As Overstock’s stock price is down from a high north of $ 121 per share last summer, the company’s shares were trading above $ 70 per share when trading closed. regular Wednesday, which earned the retailer a market cap of more than $ 3 billion.
Notably, Overstock also announced a share buyback effort last month and is expected to spend $ 100 million on outstanding common shares. This move is widely seen as a sign of the company’s confidence in continuing its positive performance.
“Today’s announcement demonstrates our confidence in our business and our ability to generate sustainable and profitable market share growth,” Johnson said when announcing the buyback program on Aug. 17. “This share buyback program is aligned with our commitment to strategically deploy capital where we believe we can generate the most value for our shareholders and underlines the strength of our balance sheet.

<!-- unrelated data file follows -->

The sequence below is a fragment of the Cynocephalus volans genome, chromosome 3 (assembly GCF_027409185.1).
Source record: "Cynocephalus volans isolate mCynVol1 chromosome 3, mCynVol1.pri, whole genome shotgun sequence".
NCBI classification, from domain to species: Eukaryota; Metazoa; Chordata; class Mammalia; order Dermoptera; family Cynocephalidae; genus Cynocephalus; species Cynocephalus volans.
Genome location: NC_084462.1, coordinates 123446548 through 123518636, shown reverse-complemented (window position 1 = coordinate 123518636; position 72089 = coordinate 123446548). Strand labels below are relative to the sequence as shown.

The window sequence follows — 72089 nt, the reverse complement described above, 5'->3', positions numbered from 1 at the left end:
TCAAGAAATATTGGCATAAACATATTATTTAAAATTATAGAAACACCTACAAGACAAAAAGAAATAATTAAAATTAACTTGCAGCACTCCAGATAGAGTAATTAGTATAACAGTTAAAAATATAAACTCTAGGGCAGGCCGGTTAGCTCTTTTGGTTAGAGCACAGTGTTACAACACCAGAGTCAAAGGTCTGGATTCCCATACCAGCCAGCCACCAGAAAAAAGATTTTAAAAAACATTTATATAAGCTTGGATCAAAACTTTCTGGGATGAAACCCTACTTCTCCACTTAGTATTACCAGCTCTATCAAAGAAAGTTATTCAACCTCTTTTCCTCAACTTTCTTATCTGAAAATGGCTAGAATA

And market watchers who once sounded, and not so long ago, the death knell for Overstock are now almost unanimous in their support for the ‘buy’ recommendations and are quite optimistic about the outlook for the market. business.
None of this comes as a surprise to Johnson who is, and has been, quietly confident in his company’s ability to both level up and maintain momentum, even as consumer habits continue to fluctuate.
Many factors, aside from the pandemic, will continue to keep Overstock well positioned in its market, Johnson said. Record-breaking housing starts, consistently high personal savings rates and, perhaps most importantly, a buying audience newly comfortable with buying, say, an 8ft sofa online.
“Twenty years ago people were hesitant to buy books online,” Johnson said. “Ten years ago, the same could be said about shopping for clothes online. But, these industries have all undergone secular changes and this is what we now see in furniture and furnishings. For a growing number of consumers, shopping in a physical store is being replaced by a better experience.